On Jan. 31, 1996, I published an essay in The Wall Street Journal titled "A Magnificent Misfit." The article eulogized my father, a European physician who dedicated his life to his craft and died poor but debtless.
We live in an information age where the world is at our fingertips. We pay our bills, balance our checkbooks, diligently manage our credit and even do our taxes without help. In an instant, however, our personal information can be stolen, ruining years of hard work. Social Security and credit card numbers, bank account information, driver's licenses and other valuable data can be used against us if they fall into the wrong hands.
Having a couple of days to clear my mind regarding tax time and the "tea parties," I thought about the unbelievable good fortune and bounty many of us have.
We humans have a natural inclination to be tolerant.
Managers of Castaic Lake Water Agency have often stated that drought does not occur in northern and southern California at the same time, so we would always have an adequate water supply. And for this year anyway, they were right. The Santa Clarita Valley has enjoyed slightly better than average rainfall, while diminished snow packs in Northern California have severely reduced our access to water from the State Water Project.
However, a massive building spree that ignored future water supply problems and a polluted ground water source has created a "perfect storm" of problems.
At the very moment photos snapped of President Obama shaking hands with Venezuela's Hugo Chavez, conservative commentators blood-letted and vented of Obama bespoiling the dignity of the office of U.S. President. FOXies might prefer Obama acting as high school prom bully, but Obama told us during the campaign he intended to employ diplomacy over bravado.
Genocide is the "premeditated expulsion and mass-murder of a people because of its indelible identity - race, ethnicity, religion, culture and language."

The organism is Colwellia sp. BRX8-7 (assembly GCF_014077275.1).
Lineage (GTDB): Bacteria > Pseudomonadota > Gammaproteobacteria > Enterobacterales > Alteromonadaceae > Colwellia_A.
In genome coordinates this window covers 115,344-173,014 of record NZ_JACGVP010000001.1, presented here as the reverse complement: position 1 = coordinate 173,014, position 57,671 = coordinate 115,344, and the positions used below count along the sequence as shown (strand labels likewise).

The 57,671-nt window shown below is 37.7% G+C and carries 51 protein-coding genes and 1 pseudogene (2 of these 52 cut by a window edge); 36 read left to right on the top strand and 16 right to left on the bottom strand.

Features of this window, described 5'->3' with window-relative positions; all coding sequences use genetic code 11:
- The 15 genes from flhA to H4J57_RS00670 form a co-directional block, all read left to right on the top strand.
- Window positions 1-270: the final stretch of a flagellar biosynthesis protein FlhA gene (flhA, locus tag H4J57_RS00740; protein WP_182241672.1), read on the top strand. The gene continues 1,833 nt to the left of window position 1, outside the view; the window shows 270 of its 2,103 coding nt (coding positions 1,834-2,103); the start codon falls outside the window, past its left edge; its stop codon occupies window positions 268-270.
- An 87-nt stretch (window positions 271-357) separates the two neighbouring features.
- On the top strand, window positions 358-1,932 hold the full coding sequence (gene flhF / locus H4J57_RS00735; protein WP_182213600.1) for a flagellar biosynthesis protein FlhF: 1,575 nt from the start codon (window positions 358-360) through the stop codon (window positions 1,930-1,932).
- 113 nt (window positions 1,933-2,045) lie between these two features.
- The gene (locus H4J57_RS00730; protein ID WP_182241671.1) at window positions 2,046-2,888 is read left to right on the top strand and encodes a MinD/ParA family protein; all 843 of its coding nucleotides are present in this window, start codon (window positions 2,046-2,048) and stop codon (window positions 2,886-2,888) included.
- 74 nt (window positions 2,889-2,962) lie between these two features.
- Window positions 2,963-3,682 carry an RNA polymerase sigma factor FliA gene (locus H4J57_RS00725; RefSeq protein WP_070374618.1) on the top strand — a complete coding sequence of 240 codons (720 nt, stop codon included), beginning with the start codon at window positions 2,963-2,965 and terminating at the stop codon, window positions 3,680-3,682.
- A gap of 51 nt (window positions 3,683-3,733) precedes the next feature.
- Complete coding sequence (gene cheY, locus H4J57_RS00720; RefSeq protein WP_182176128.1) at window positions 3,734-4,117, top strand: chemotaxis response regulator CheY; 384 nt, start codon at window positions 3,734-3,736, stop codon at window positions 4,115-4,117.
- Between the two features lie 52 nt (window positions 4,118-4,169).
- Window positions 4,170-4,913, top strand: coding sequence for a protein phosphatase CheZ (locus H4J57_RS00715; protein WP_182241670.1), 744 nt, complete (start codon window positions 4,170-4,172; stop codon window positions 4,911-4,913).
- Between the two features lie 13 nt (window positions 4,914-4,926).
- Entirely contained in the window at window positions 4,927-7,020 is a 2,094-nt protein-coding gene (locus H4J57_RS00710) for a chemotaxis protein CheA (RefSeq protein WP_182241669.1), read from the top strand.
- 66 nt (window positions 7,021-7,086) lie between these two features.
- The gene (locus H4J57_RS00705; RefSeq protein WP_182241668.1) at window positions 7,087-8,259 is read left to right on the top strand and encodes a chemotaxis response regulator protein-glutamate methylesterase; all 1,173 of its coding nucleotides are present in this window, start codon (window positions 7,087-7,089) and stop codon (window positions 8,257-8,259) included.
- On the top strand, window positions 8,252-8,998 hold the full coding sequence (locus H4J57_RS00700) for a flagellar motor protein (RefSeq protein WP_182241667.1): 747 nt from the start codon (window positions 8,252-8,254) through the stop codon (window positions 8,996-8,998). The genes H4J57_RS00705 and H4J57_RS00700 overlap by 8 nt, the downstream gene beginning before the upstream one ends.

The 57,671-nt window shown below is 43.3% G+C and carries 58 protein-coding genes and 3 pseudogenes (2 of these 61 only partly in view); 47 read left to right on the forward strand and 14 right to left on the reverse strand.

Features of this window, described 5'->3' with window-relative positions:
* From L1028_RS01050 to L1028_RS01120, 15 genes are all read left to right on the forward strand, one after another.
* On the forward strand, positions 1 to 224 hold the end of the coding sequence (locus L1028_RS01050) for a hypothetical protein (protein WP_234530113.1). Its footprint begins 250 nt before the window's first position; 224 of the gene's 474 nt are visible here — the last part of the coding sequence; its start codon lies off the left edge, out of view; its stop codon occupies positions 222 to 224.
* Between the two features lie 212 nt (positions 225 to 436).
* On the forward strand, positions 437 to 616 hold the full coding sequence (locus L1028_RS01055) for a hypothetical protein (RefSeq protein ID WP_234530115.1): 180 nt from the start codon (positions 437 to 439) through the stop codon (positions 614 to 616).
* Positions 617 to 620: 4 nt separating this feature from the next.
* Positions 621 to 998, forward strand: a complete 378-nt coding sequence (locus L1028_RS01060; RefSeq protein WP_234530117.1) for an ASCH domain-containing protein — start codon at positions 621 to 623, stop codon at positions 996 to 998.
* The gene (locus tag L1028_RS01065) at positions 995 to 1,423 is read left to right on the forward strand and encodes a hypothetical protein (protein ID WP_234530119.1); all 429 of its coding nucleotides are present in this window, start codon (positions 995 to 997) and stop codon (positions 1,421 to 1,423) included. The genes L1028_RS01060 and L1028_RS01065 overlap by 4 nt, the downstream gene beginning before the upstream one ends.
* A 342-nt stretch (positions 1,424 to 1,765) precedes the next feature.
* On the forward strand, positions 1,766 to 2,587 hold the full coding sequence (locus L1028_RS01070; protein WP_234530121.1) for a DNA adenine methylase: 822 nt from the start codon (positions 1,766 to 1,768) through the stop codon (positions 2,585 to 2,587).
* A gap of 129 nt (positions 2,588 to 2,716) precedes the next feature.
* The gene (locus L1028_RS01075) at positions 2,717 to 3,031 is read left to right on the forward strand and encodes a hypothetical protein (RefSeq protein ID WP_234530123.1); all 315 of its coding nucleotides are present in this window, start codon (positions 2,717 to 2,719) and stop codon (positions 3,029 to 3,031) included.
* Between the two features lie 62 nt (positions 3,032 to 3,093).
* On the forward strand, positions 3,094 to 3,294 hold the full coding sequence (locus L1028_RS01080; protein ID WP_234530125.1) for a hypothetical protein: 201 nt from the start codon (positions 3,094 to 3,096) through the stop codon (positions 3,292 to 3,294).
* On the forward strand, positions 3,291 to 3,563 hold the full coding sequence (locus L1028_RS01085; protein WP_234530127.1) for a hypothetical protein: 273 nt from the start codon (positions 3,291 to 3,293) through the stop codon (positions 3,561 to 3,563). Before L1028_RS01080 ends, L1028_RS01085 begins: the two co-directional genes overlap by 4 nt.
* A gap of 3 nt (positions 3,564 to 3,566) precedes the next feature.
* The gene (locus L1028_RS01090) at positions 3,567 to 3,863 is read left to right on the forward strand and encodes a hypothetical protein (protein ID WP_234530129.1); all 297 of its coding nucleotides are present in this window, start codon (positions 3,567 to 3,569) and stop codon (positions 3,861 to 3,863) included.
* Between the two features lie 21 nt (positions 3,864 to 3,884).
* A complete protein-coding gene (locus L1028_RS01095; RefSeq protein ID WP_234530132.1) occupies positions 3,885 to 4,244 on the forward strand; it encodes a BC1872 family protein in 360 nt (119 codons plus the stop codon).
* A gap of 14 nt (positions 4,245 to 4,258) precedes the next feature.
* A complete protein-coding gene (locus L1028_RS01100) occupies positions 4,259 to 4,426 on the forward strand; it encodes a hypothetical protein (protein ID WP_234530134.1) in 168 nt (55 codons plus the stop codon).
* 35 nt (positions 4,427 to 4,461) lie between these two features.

There was an amazing sight on Valencia Boulevard April 15: Hundreds of well-off, well-fed, whining white folks lined up, carrying signs, complaining about their alleged desperate plight in life - paying taxes. There was so much unpatriotic hate on the street during the so-called "TEA" party, I thought I was in a Texan secessionist meeting - maybe those folks who hate America so much should all just move to Texas and get the hell out of the United States.
In response to Saturday's article by Josh Premako regarding the development along Lyons Avenue ("Developer offers project," April 18), I happen to reside next to the proposed project at Lyons Avenue and Arcadia Street. While the concept drawing shown in The Signal is indeed a beautiful building, it is at best only an artist's rendering and does not show any of the detrimental effects that will be brought to the neighborhood on the Arcadia side of the project.
From the smoldering wreckage that was the Republican Party, a Phoenix is rising with wide-spread wings and a mighty resolve.
The nation's top dog has deeply disappointed the homeless dogs of America and their supporters.
California voters are fed up. And they should be.
The official sample ballot for the state special election on the propositions just arrived in my mail. The Proposition 1A spending measure and five other propositions are up for vote May 19.
What was once an oasis of new and exciting ideas is now a desolate wasteland.
My late father, a European-trained physician, did everything himself without benefit of nurses, clerical staff or drafty assembly-line consultation cubicles.
By now, most of us have heard of the terrible tragedy that happened in Santa Barbara before Memorial Day. A very confused young man committed a series of violent acts that resulted in the deaths of six college students.
You're familiar with the noise America has heard for a long time. It will continue, but it's easily unmasked.
The official arrival of summer is just weeks away. If you listen closely, you will soon be able to hear kids all over town chanting that classic phrase: "school's out for summer!"
Pulled out the paper this bright Monday morning and started reading. Of course, I have my bagel with strawberry cream cheese, oat bran cereal and tall glass of orange juice at the ready. I know how to start my holiday day.
While I was not yet living when it was fought, World War II has shaped so much of the world in which I have lived. It framed the whole idea of valor and courage and sacrificial service. And it wasn't only those who served in uniform who experienced the war, and felt that they played a vital part in bringing about a good and swift conclusion to it. In truth, we were a nation at war. Soldier and civilian were on the same team, working for a common goal, with mutual respect and honor.